Local advocates for human trafficking victims applaud Gov. Edwards trip abroad to discuss the issue

Local advocates for human trafficking victims applaud Gov. Edwards trip abroad to discuss the issue

NEW ORLEANS, LA (WVUE) - Locals who work with victims of human and sex trafficking applaud Gov. John Bel Edwards' trip to Rome to discuss the issue with Pope Francis and others.

"Louisiana is not immune to the international epidemic of human trafficking.  It's one of the most tragic things that are going on in modern society," said the governor.

Louisiana certainly has not escaped the trafficking problem.

"According to the Department of Justice, New Orleans is a destination for human trafficking simply because we have so many popular events. The reasons that a tourist wants to come here and have fun are the same reasons that traffickers come here to try and sell these innocent victims," said Debbie Shinskie, director of the Archdiocese of New Orleans' Respect Life Office.

Edwards, his wife, the commander of Louisiana State Police, Senate President John Alario and others are on the trip, which began Friday.

"The more notoriety that the evil that this issue receives the better it is for more people to become aware of it," Shinskie said.

New Orleans' Eden House, which provides a safe-haven for women who have survived prostitution and human trafficking, operates on the premise that raising awareness about trafficking is critical in the fight to help victims.

"We have a lot of laws on the books that make us a leader in the nation when it comes to anti-trafficking legislation, now I think it's time to raise public consciousness about it to provide victims resources and this is where the governor and his wife are coming in," said Eden's Executive Director Susanne Dietzel.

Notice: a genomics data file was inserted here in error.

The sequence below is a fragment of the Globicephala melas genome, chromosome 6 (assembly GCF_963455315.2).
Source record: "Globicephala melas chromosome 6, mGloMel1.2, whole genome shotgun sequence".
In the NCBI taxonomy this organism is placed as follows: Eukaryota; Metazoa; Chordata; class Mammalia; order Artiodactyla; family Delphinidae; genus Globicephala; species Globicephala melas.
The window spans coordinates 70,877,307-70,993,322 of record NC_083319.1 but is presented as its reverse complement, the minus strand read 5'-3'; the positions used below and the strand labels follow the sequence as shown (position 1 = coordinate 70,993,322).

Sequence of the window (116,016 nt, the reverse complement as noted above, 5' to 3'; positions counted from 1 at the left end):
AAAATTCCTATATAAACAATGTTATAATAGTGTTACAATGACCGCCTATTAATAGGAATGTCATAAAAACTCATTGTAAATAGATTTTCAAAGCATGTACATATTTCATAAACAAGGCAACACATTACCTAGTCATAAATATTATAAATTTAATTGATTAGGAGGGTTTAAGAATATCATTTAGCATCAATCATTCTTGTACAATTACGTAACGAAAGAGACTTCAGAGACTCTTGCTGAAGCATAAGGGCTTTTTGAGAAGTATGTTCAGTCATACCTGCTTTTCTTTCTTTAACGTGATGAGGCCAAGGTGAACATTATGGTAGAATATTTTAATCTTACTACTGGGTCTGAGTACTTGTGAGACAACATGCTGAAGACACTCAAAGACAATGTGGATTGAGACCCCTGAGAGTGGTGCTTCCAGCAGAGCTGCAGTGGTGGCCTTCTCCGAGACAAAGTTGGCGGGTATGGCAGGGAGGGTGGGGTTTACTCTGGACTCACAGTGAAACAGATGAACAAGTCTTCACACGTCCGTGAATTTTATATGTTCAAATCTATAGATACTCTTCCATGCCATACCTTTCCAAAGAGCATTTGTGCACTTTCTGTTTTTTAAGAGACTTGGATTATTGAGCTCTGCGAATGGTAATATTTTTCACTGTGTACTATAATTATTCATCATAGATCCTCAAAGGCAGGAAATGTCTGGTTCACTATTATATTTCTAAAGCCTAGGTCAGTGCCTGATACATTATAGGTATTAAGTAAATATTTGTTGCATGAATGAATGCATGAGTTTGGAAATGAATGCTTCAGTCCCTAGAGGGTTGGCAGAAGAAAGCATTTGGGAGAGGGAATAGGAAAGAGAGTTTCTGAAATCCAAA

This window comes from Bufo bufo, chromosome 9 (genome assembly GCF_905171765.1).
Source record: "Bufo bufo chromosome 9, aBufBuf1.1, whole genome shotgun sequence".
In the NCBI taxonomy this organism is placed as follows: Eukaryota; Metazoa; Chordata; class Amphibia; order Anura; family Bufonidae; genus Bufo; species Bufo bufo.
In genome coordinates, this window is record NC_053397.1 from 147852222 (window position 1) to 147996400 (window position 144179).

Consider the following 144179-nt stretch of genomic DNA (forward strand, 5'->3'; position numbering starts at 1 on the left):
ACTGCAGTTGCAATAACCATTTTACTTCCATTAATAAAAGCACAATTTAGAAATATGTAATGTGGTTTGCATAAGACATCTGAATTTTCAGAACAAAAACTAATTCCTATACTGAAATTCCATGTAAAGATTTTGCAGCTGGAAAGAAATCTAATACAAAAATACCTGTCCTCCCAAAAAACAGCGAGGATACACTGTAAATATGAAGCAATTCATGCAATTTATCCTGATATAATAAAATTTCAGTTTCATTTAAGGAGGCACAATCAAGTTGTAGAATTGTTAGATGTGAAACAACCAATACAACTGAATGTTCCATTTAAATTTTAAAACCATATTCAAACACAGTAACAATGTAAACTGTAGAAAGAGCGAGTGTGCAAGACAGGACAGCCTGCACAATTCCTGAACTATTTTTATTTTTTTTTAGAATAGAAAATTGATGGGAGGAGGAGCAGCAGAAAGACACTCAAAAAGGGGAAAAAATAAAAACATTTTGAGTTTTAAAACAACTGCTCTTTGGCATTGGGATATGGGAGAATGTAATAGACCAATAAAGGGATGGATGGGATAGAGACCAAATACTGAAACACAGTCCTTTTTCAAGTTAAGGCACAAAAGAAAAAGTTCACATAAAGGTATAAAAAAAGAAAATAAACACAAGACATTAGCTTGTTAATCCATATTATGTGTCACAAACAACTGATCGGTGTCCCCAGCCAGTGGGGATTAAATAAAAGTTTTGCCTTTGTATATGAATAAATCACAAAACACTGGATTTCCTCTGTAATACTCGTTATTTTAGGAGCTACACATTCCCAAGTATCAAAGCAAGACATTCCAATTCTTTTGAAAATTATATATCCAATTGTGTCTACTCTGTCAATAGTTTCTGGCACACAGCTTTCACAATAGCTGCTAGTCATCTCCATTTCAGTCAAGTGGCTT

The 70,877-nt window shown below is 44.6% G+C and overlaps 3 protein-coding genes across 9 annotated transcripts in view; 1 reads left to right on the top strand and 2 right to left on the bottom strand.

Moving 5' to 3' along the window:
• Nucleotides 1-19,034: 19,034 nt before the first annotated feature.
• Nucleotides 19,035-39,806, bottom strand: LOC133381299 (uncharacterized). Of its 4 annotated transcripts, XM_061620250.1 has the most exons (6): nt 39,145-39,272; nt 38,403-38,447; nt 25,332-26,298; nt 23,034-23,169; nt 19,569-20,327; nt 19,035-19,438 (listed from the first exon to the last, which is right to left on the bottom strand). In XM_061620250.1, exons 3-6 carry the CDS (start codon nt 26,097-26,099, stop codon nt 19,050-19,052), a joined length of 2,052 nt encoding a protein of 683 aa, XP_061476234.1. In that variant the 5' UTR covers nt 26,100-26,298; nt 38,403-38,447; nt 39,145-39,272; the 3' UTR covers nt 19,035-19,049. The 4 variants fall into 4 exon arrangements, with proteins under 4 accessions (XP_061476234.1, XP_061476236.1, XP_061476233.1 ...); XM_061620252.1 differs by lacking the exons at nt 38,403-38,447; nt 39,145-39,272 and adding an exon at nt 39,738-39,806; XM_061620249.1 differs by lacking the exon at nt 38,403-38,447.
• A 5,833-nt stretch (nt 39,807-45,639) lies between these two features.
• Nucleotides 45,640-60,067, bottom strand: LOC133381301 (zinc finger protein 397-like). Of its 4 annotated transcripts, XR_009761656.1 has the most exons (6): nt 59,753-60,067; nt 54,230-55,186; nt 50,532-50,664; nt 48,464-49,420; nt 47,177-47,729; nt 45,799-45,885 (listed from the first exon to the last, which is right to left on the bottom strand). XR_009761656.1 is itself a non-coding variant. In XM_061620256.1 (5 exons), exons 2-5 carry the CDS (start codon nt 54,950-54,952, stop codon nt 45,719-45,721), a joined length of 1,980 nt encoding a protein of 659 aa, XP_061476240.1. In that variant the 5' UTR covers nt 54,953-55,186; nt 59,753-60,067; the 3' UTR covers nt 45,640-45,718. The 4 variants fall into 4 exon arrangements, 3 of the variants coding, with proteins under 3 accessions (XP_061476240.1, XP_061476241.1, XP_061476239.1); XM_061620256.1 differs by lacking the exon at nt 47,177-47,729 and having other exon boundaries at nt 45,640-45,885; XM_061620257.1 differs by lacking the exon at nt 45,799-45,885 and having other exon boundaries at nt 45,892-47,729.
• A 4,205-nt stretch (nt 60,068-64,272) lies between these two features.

"By far, runaways are most susceptible. Also nowadays, just in general, youth using social media are often groomed into situations," said Shinskie.

Dietzel said there are usually tell-tale signs.

"When we encounter teenagers that seem lost, or minors that seem lost but are afraid to tell us who they are, that should be a warning sign. We encounter someone who always, who's afraid to give a name," said Dietzel.

Traffickers experts said can be very conniving.

"Very often traffickers get their victims hooked on drugs, so that they become emotionally as well as drug-dependent upon them," said Dietzel.

Edwards is picking up the tab for he and his wife to travel to Rome. Taxpayers however will foot the bill for his security.

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